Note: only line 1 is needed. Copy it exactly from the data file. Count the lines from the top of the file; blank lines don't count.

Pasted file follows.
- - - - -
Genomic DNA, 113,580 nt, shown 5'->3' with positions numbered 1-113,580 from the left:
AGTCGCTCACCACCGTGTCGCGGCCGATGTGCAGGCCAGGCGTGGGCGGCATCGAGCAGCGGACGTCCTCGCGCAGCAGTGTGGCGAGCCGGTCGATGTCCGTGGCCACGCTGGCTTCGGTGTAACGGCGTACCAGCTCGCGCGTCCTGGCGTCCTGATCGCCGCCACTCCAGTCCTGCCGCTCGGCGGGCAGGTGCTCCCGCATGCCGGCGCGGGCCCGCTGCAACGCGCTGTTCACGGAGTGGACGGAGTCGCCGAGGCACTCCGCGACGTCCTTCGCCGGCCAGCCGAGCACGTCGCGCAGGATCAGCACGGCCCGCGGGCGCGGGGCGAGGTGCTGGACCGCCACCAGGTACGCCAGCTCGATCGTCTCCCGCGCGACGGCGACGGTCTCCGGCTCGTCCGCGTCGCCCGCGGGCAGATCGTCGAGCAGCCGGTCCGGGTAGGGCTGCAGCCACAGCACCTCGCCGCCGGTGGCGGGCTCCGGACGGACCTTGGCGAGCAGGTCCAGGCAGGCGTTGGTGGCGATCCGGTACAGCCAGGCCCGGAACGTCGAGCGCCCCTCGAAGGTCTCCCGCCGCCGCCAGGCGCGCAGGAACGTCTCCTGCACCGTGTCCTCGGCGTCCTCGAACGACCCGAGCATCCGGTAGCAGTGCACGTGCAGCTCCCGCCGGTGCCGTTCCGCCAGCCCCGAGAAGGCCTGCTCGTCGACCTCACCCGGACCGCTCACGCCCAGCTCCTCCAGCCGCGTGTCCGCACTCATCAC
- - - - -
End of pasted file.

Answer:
Genomic DNA, 113,580 nt, shown 5'->3' with positions numbered 1-113,580 from the left: